“There comes a time when silence is betrayal.”
Martin Luther King, “Beyond Vietnam” (1967)
Three months ago, a small delegation from the Social Justice Committee of St. Ann Catholic Church in Baltimore attained an audience with members of the Dicastery for the Causes of Saints, to advocate for six of the African Americans on the path to sainthood.
We have heard nothing since our meeting even though we’ve inquired. We sent gifts to Pope Francis upon our return home, which we were not able to hand deliver while in Rome. We have received no acknowledgment of the package.
Perhaps it is because we requested a Zoom session with His Holiness in the letter enclosed with our gifts. Or perhaps it is run-of-the-mill activity. Clearly silence, secrecy, and slowness are the classic Catholic responses to most issues and concerns.
At this point, the silence among bishops in America and Church officials in Rome about our African-American Catholic saints is deafening.
Our committee is located in the oldest diocese in the United States and started an initiative about three years ago to expedite the canonizations of the Saintly Six. We realized there has never been a Black saint or blessed from our country and none of the six candidates has been elevated to a step in the process beyond “Venerable.” Two of the six, in fact, haven’t even attained that.
We fashioned a letter to Pope Francis calling on him to give us our saints now. We circulated the letter worldwide and 3,500 persons (that we know of) signed and returned a copy to us. Some forwarded their letters directly to the Vatican. We have never received an answer or acknowledgment.
The non-responsiveness, accidentally or intentionally, has the proverbial effect of adding insult to injury. Black Catholics from these lands have been denied sainthood—the highest designation for Christian ancestors—and have been routinely referred back to the canonization process, which has never worked for African Americans.
As we look ahead to All Saints’ Day this year, our committee is considering calling for public acclamation of the Saintly Six: Mother Mary Lange, Father Augustus Tolton, Mother Henriette DeLille, Mr. Pierre Toussaint, Ms. Julia Greeley, and Sister Thea Bowman. It is the ancient way of canonization, decided by the people. In this case, our people and our allies.
Many of us on Earth know the six are in heaven, but Black Catholics in the New World have always had to fight for simple fairness (equity) in treatment from our Church. The absence of saints is a sad reminder and remnant of the severe racial segregation practiced within Catholic churches and institutions. One would have thought that by now, the evidence of the sinful, shameful practices of Catholic White Supremacy would have spurred the hierarchy to expedite the six sainthood causes as has been done for others.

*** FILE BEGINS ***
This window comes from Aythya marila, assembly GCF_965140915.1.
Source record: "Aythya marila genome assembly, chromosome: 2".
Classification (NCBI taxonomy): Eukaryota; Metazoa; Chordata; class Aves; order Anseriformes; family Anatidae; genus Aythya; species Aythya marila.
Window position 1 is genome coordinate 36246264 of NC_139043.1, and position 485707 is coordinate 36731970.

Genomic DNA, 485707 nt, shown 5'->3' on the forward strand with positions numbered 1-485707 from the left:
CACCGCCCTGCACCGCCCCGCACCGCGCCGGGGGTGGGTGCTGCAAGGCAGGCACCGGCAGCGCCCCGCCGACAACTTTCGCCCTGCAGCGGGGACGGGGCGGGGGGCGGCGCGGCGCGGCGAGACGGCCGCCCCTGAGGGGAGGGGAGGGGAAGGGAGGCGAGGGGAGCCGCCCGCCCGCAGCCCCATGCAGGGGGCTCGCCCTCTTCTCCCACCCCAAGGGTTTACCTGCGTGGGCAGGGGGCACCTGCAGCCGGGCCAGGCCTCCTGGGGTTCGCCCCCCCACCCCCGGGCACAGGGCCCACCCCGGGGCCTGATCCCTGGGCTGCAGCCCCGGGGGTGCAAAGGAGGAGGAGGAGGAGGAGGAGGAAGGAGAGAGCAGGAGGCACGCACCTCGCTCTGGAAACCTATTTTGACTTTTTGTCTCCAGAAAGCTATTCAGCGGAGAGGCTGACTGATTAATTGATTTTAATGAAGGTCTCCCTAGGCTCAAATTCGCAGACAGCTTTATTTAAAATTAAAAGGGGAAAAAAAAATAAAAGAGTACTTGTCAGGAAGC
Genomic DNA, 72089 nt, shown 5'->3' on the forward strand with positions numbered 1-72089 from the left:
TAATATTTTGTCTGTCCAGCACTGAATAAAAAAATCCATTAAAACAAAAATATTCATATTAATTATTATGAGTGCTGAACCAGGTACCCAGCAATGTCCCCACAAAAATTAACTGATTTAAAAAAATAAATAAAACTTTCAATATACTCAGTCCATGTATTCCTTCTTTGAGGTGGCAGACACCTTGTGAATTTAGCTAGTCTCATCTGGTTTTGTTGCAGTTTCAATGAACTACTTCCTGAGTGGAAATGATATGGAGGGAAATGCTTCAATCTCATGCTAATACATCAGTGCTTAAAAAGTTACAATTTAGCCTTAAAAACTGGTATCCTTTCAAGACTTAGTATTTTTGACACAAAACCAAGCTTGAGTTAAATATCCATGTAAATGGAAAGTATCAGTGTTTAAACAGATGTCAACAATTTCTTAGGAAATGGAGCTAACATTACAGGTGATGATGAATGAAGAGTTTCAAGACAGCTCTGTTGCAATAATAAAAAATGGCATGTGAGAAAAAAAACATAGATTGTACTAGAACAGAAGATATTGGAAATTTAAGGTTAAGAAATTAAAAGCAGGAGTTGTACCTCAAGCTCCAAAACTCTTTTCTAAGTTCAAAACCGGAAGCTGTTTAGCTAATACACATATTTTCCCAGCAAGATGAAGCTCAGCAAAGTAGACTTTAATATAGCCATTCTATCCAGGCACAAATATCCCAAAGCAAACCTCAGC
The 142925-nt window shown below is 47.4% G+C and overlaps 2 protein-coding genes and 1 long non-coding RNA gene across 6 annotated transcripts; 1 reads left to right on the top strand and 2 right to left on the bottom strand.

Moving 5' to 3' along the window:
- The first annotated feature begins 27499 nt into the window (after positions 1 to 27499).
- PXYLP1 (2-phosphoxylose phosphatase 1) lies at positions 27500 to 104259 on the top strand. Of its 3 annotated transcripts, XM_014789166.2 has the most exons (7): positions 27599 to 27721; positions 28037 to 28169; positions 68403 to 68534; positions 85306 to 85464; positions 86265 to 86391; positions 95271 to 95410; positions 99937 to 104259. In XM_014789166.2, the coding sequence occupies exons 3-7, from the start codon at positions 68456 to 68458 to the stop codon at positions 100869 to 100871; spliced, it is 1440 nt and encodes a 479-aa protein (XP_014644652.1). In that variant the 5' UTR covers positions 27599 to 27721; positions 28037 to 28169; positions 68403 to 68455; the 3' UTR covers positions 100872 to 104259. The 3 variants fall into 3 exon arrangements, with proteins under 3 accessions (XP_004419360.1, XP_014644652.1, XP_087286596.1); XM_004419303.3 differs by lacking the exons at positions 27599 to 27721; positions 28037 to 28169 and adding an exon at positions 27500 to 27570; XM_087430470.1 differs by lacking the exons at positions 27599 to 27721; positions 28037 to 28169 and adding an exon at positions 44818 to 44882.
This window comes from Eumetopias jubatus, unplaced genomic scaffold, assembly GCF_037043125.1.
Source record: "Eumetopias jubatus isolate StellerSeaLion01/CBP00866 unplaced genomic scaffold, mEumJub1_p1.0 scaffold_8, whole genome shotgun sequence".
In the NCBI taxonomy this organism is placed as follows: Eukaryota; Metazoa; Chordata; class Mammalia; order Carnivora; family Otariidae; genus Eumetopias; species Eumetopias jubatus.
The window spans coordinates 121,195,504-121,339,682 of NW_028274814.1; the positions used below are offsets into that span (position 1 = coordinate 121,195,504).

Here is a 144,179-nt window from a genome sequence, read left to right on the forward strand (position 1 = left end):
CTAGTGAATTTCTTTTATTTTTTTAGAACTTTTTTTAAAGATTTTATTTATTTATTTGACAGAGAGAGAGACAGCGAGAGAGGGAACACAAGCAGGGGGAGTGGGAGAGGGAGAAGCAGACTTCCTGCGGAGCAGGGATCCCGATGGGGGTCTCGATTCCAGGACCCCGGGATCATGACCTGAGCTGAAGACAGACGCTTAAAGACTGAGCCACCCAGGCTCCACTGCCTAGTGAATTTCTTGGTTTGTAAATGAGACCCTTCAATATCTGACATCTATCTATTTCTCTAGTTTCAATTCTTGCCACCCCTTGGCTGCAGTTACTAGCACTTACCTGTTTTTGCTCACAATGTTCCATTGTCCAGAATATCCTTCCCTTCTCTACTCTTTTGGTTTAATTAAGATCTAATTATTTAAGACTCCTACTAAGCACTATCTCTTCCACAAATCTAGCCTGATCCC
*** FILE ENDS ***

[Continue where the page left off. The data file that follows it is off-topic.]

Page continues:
But no. They make us push and fight for their acknowledgment and seemingly for their respect, which we already uphold for ourselves. After all, we know in our hearts that White Supremacy comes from a place of weakness, insecurity, and lying to oneself and others.
There was too much Catholic silence about the evils of enslavement from those who chose not to own fellow human beings. There was too much Catholic silence from those who knew racial segregation was wrong for the far-too-many years it was practiced, even in the Church. Who among the White and Catholic spoke up for the Gospel?
There was also a deafening silence during the 4,743 lynchings in the United States between 1882 and 1968. There was silence from most pulpits while White racists held picnics at the sites where Black folks’ bodies were hung and mutilated for souvenirs mailed to those who wanted to “enjoy the show.”
Silence is not the friend of Black Catholics. It isn’t now and it hasn’t been historically. True justice and fairness are the opposites of silence—and inaction. So we say: give us our saints now and atone for your sins. Tell the world that the Catholic Church totally respects Black Catholics.
Don’t whisper it. Show it with the canonizations of the Saintly Six and hear us shout it from every church steeple to every pew, every basilica and cathedral, every Catholic school and hospital and housing development. May we soon—yes, very soon—hear the good news of the Catholic Church doing the right thing on this matter from the heights of St. Peter’s Basilica in Rome.
Then and only then can we shout for joy that all apartheid in the U.S. Catholic Church is officially gone and we all can “go tell it on the mountain!”
Ralph E. Moore Jr. is a lifelong Black Catholic, educated by the Oblate Sisters of Providence and the Jesuits. He has served on various committees on race, racism, and poverty for the Archdiocese of Baltimore. He is a married man with two children and four grandchildren. He is a member of the St. Ann Social Justice Committee. He can be reached at email@example.com.